[T]he word "participated" implies a higher degree of activity than simply being "of counsel." The latter association with a case arises simply because the prosecutor holds his office. One need do nothing to be "of counsel." "Participation" connotes activity, however. One cannot "participate" without doing something. Thus, simple logic dictates the conclusion that in reordering the language of the statute upon which recusal is based and distinguishing between situations in which recusal is mandated, Congress has implicitly drawn a line. In our opinion, before the presumption arises that a judge is in fact partial because of his past conduct as an attorney, a party seeking disqualification must show that the judge actually participated as counsel. Mandatory disqualification then is restricted to those cases in which a judge had previously taken a part, albeit small, in the investigation, preparation, or prosecution of a case.
835 F.2d at 1326.
Here, Mr. Cheatwood has made no showing that Judge Miles-LaGrange actually participated in the investigation. Thus, he has failed to establish that she was required to recuse under § 455 (b)(3) (second emphasis added).
That leaves § 455(a), which directs a judge to recuse if her "impartiality might reasonably be questioned." However, because Judge Miles-LaGrange did recuse when she was asked to do so, Mr. Cheatwood may only prevail if he can demonstrate that Judge Miles-LaGrange was required to recuse sua sponte when she was first assigned to the case.
On this point, Mr. Cheatwood has failed to provide any supporting authority. More importantly, even assuming that Judge Miles-LaGrange should have recused at the beginning of the case, her failure to do so is subject to harmless error analysis. See, e.g., Parker v. Connors Steel Co., 855 F.2d 1510, 1525 (11th Cir. 1988) (concluding that a district judge's failure to recuse because his impartiality might reasonably be questioned was harmless because the district court's summary judgment ruling was proper); In re Continental Airlines Corp., 901 F.2d 1259, 1263 (5th Cir. 1990) (same); see also United States v. Vespe, 868 F.2d 1328, 1342 (3d Cir. 1989) (stating that, if district court had abused its discretion in refusing to disqualify, the error would have been harmless because the district court's ruling on motion for judgment notwithstanding verdict was subject to plenary review on appeal). Here, Mr. Cheatwood has not argued that Judge Miles-LaGrange's rulings were incorrect on the merits or that another judge probably would have decided the motions differently. Thus, assuming, without deciding, that Judge Miles-LaGrange erred in not recusing from the case when it was first assigned to her, we conclude that any such error was harmless.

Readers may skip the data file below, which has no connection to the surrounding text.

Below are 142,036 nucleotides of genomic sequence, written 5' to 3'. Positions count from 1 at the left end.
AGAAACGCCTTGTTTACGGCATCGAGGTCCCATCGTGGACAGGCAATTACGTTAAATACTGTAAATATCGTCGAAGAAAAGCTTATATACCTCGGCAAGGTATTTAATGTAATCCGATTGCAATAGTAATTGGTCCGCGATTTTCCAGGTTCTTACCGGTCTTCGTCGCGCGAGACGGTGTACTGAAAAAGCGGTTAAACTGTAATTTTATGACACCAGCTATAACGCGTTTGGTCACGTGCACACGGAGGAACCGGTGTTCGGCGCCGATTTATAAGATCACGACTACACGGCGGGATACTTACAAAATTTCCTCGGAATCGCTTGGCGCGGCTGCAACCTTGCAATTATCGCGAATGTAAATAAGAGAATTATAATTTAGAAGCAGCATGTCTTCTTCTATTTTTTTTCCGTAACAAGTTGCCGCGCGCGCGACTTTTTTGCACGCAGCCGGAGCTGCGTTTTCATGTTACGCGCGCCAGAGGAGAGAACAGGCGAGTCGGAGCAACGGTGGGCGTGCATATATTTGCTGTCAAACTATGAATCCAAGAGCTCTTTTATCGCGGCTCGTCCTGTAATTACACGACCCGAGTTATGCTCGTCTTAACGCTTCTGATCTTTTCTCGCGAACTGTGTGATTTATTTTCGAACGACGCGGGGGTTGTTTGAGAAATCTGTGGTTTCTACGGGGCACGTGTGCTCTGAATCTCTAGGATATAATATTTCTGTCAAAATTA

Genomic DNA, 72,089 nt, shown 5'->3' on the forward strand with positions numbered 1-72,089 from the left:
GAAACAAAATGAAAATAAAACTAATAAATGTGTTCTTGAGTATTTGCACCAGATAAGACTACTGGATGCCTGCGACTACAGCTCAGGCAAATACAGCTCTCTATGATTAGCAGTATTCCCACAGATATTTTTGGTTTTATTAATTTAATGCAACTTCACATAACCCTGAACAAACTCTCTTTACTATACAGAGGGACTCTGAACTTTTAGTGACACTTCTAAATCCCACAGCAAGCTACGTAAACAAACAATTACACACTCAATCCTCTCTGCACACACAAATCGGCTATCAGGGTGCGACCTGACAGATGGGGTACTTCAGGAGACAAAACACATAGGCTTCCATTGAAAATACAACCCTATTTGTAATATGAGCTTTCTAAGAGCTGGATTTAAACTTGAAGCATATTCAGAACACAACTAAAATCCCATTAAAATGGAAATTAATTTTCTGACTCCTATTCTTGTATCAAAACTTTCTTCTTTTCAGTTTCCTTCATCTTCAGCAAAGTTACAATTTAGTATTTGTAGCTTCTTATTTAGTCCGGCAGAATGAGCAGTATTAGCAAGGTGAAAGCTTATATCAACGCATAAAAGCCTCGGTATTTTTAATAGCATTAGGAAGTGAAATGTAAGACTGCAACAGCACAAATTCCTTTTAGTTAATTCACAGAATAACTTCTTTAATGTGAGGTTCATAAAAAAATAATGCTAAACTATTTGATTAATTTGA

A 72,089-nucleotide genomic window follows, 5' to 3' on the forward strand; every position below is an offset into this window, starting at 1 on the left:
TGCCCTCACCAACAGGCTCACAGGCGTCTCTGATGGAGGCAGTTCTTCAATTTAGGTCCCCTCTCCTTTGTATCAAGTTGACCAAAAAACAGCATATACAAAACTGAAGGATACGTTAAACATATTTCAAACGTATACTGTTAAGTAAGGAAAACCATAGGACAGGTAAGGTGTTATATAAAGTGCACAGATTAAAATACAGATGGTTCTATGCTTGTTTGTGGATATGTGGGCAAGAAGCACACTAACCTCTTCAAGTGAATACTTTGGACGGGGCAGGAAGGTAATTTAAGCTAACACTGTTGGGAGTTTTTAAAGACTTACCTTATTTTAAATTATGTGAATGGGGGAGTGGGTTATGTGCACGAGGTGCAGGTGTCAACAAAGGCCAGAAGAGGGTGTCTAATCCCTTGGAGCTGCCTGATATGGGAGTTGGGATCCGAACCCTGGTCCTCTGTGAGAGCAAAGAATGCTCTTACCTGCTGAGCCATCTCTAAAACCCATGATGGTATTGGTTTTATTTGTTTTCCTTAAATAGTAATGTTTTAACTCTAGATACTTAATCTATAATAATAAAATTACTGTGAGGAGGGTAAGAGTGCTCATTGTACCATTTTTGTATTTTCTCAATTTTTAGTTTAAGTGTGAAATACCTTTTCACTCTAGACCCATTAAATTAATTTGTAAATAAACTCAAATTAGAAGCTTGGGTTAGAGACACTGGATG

Mr. Cheatwood argues that his conspiracy conviction should be reversed because the superseding indictment did not specify the amount of methamphetamine involved in the offense. His argument is based on the Supreme Court's ruling in Apprendi v. New Jersey, 530 U.S. 466, 490 (2000), that "other than the fact of a prior conviction, any fact that increases the penalty for a crime beyond the prescribed statutory maximum must be submitted to a jury and proved beyond a reasonable doubt."
Here, Mr. Cheatwood was sentenced within the statutory range for individuals with prior felony convictions who commit an offense involving unspecified amounts of drugs. See 21 U.S.C. § 841(b)(1)(C) (providing that a defendant who manufactures, distributes, or possesses with intent to distribute a schedule I or II controlled substance shall be sentenced to a term of imprisonment of not more than twenty years, or more than thirty years if previously convicted of a drug offense). As a result, under circuit precedent applying Apprendi, reversal of his conviction is not warranted. See United States v. Thompson, 237 F.3d 1258, 1262 (10th Cir. 2001) (concluding that reversal is not warranted under Apprendi if the defendant is sentence within the statutory range for offenses involving unspecified drug amounts).(2)
In a related argument, Mr. Cheatwood contends that his § 922(g)(1) conviction for possession of a firearm is also invalid in light of Apprendi. He maintains that the government was required to allege his prior conviction in the superseding indictment and prove it to the jury beyond a reasonable doubt.
As Mr. Cheatwood concedes, this argument is inconsistent with the Supreme Court's decision in Almendarez-Torres v. United States, 523 U.S. 224 (1998). See Aplt's Br. at 30 (acknowledging that, Almendarez-Torres, the Court held that "prior felony convictions are mere sentence enhancements, not elements of an offense and thus do not need to be charged in the indictment or proven beyond a reasonable doubt"). Almendarez-Torres is binding precedent, and we are bound to follow it. See United States v. Dorris, 236 F.3d 582, 587-88 (10th Cir. 2000). We therefore conclude that the government's failure to allege Mr. Cheatwood's prior conviction in the superseding indictment does not render it invalid.
For the reasons set forth above, we therefore AFFIRM Mr. Cheatwood's convictions and sentences.
Robert H. Henry
United States Circuit Judge
*. This order and judgment is not binding precedent, except under the doctrines of law of the case, res judicata, and collateral estoppel. The court generally disfavors the citation of orders and judgments; nevertheless, an order and judgment may be cited under the terms and conditions of 10th Cir. R. 36.3.
**. The Honorable John R. Gibson, Senior Circuit Judge for the Eighth Circuit, sitting by designation.
1. As Mr. Cheatwood notes, these witnesses describe him as "just an old man that hangs around just so someone will get him high," as "just doing whatever he could to get a shot of dope," and as just doing "flunky-type stuff." See Rec. vol. IX, at 1669; vol. VIII, at 1477, 1578.
2. In fact, Mr. Cheatwood concedes this point. See Aplt's Br. at 28 (stating that "[t]he district court's decision was in accord with this Court's post-Apprendi rulings"). Mr. Cheatwood explains that he has advanced this argument for the purpose of preserving his right to seek Supreme Court review of this issue.